Covid-19 Could Increase States’ Pension Debt By $1.6 Trillion
The S&P 500 hit a new all time intra-day high on Tuesday, highlighting a dramatic rebound — but the volatile market has left a scar on public pensions this year.
A new report estimates the wild swings driven by the Coronavirus pandemic will amount to a $1.62 trillion loss in 2020. That would bring the total funded ratio across the 50 states to 67.9% — nearly its lowest point in modern history.
The estimates of the Covid-19 impact on pensions come from the Equable Institute, a relatively new nonprofit made up largely of folks who have advocated for pension reforms and cost-saving measures. Most plans haven’t actually released their final numbers yet from the past year, so the analysis was done using data from 2019 financial reports and Equable’s estimate of plan investment performance.
States are already grappling with billion-dollar shortfalls and pensions losses have yet to affect budgets because of the way pensions are funded. Increased pension bills are expected to start in 2021.
New York, South Dakota and Washington states’s plans are expected to suffer the largest increases in unfunded liabilities. But that’s because they were well-funded, so they had the most to lose.
For example, New York’s state pension fund ended its fiscal year on March 31 while the market was still in turmoil. It announced an annual investment loss of 2.7% and a $16 billion drop from last year’s fund balance.
But the plan was well-funded — it previously reported about 96% of the assets it needed to meet its total liabilities. To do a quick check on Equable’s process, I took New York State’s total liability from 2019, measured it up against the new asset balance and got a new funded ratio of 86%. It’s a big drop, but when put in the context of the average plan, it’s still pretty good. (Equable estimates a slightly larger drop in funded status, likely because it is estimating higher total liabilities than what was last reported.)
So, although the following chart reflects losses, it could also be viewed as a rough proxy for well-funded plans starting with New York state at the top and Connecticut at the bottom.
An important note: the picture might not be as bleak as it appears. For one, most state plans ended their fiscal year on June 30 and were thus able to capture some of the stock market rally of the last few months. Also, Equable appears to be conservative in its estimates. It’s numbers are based on an average 0.44% investment return for statewide plans. According to the firm Wilshire Trust Universe Comparison Service, plans with more than $1 billion in assets earned a median return of 3.2% as of June 30.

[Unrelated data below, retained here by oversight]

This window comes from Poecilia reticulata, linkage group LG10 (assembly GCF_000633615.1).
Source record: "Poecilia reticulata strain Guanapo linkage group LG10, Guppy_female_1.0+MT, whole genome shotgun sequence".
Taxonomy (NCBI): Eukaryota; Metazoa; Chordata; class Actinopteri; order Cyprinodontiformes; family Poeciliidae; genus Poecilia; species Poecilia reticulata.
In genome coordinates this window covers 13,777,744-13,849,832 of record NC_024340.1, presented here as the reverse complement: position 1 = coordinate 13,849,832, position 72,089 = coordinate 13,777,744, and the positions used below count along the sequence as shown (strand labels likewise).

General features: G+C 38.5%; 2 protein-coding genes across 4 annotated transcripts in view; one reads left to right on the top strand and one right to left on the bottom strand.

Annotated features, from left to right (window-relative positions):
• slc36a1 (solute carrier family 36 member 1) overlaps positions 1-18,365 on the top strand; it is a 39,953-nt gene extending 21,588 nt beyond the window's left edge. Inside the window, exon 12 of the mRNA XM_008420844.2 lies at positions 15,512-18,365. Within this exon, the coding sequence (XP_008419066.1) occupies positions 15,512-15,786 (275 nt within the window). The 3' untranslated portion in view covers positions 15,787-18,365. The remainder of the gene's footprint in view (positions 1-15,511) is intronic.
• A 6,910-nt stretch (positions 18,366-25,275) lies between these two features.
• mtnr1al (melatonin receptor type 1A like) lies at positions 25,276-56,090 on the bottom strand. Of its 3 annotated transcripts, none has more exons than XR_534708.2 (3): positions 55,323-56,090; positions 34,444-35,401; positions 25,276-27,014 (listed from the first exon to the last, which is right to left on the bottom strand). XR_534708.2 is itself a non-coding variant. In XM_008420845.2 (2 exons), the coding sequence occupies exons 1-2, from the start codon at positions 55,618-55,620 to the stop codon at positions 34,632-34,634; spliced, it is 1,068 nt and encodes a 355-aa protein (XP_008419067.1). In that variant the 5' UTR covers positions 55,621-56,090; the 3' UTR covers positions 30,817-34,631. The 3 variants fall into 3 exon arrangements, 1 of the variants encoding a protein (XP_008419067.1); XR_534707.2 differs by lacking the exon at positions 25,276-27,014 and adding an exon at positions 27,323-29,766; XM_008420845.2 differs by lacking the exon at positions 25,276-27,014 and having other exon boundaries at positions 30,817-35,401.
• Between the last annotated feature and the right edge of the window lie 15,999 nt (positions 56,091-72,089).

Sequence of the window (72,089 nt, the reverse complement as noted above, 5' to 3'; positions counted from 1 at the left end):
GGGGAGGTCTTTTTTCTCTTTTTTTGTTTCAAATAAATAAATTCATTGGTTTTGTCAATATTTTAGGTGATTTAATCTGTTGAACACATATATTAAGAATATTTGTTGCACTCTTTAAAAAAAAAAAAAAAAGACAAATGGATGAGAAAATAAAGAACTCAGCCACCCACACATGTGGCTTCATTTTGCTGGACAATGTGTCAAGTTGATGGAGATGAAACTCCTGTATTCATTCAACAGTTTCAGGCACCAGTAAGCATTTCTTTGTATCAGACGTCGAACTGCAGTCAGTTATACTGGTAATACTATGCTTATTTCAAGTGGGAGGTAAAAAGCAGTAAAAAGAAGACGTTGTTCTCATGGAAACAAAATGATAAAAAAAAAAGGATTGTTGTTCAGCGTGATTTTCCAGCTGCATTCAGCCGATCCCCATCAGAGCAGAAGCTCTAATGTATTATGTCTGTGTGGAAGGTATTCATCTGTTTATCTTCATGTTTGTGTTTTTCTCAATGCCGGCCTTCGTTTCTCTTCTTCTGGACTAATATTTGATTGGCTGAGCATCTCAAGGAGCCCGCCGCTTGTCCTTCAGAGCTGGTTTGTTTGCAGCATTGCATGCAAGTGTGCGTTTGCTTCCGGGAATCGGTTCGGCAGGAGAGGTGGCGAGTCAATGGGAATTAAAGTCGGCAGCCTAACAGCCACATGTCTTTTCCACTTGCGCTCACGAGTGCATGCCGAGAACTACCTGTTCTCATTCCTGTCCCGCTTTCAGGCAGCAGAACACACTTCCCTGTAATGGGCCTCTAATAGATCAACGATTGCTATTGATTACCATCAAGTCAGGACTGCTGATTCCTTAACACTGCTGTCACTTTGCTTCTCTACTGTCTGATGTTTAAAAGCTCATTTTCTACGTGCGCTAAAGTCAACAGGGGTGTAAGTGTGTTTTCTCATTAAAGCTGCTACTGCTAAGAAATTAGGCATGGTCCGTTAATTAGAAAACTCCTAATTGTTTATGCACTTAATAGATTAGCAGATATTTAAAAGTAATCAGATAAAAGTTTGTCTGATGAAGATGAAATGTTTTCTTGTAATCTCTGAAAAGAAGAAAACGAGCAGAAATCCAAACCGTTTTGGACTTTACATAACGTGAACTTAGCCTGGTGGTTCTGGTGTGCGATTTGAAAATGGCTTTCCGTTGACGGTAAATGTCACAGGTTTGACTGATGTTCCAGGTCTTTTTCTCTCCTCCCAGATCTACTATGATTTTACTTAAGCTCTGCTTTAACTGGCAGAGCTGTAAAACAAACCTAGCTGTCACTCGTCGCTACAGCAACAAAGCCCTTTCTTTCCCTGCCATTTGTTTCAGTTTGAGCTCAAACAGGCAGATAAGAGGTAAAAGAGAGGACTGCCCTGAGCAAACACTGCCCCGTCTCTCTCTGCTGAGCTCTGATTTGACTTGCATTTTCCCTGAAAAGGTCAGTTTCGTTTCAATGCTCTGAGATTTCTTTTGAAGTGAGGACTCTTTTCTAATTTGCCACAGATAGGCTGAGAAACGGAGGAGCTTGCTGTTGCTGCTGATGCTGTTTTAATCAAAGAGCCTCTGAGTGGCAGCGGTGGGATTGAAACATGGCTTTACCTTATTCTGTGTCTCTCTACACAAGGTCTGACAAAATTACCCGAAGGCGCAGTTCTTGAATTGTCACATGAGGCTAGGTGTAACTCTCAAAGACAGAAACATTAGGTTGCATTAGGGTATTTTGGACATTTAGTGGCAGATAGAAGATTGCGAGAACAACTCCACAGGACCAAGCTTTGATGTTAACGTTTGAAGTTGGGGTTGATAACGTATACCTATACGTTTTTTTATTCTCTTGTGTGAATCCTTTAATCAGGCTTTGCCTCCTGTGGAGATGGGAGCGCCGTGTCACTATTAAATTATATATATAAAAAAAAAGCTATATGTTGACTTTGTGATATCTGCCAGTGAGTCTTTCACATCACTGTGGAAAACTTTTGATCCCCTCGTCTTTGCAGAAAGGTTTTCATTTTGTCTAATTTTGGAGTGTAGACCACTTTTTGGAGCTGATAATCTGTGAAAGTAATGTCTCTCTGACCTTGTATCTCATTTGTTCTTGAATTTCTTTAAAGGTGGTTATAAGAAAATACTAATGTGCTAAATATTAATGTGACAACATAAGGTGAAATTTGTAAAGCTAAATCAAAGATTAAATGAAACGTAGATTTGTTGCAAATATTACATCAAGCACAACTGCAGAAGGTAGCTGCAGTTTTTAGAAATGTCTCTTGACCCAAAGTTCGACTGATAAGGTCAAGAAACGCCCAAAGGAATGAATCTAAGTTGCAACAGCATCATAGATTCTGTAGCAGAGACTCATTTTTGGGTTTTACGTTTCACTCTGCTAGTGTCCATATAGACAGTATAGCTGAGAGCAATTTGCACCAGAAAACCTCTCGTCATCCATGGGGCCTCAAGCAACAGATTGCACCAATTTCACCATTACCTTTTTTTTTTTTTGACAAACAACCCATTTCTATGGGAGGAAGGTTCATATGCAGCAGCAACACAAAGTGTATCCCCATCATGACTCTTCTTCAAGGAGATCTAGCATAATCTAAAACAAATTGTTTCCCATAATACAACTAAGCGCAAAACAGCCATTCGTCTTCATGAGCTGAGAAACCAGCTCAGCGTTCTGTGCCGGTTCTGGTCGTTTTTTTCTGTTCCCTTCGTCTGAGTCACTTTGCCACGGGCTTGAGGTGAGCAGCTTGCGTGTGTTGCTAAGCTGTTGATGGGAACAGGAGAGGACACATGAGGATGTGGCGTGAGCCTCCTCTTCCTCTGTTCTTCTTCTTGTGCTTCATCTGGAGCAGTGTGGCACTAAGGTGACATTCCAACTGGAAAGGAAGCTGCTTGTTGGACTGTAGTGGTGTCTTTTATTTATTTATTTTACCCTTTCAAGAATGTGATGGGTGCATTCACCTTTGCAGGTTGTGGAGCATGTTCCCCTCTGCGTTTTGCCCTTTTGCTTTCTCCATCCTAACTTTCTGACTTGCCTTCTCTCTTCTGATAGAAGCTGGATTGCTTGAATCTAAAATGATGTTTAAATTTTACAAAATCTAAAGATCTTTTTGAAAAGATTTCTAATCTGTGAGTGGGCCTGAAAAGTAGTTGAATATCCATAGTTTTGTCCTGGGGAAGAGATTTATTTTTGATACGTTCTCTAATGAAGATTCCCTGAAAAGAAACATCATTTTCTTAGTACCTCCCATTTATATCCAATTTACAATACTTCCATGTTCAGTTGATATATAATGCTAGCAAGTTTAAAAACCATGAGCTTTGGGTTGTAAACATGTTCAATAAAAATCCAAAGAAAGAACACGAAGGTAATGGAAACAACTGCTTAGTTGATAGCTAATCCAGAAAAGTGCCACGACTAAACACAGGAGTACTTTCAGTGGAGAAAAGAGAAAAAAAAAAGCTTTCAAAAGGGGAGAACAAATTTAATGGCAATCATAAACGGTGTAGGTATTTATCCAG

The bottom line, though, is that pension plan earnings this year will fall far short of where they need to be to keep their funded ratio flat. (The median long-term expected rate of return is 7.25%.)
When plans miss their targets, pension systems’ unfunded liabilities — or debt — increases unless governments increase their own annual payments into the system to fill the gap. That has ripple effects for taxpayers because governments unable to stabilize their pensions or afford the increased bills may ultimately lean on them through tax increases or through cuts to services. Many did so after the investment losses of the 2008 financial crash that ultimately wiped out about 25% of public pensions’ market value.
Chicago, for example, increased property taxes in 2016 to generate an additional $588 million more per year to put into its pension system. Kentucky, whose state employees’ pension plan is less than 17% funded, went the other way and cut spending on things like education and health and human services to redirect money into its retirement system.
The Equable Institute report points out that there is “a theoretical limit to the contribution rates that state leaders will accept” as they consider directing more money from schools and other core services to pensions. At some point, the idea of keeping up with pension debt for some places may be insurmountable: “The larger a state’s unfunded liability relative to GDP,” the report says, “the harder it will be for that state’s tax base to pay down the pension funding shortfall.”
Well-funded plans like New York State’s or South Dakota’s will likely stabilize and improve on their funded ratio, as they did following the losses of the Great Recession.
But many plans never did regain their fiscal health after 2008. Because of the way pension accounting is done, every year a government skimps on a payment or investment returns fall short of expectations, a pension’s funded ratio gets worse. Both of these things happened during the Great Recession and the average pension plan ratio fell sharply for four straight years. Beginning in 2013, the national average pension funding ratio stabilized at 72%. But that’s where it stayed, even during an economic expansion that saw governments putting more money into pensions and plans exceeding their assumed rate of return six times.
In short, it’s easy to lose ground in pension funding. But it’s much harder to make it up.
State lawmakers will have to deal with budget shortfalls for at least two more years. Especially for states with “fragile, but not distressed pension plans,” Equable advises policymakers to take action on changes to pension benefits “while the costs of doing so are not prohibitively expensive, as is likely the case for states with some of the worse funded plans.”
Pensions are highly protected so in most places there’s not much more to be done regarding the existing unfunded liabilities. But, recent research does suggest that some of the reforms made immediately following the Great Recession are starting to make a difference.
Those changes created less generous benefit tiers for new employees and ultimately lowered newly accrued liabilities. This can “bend the curve,” or stabilize government pension payments in the out years.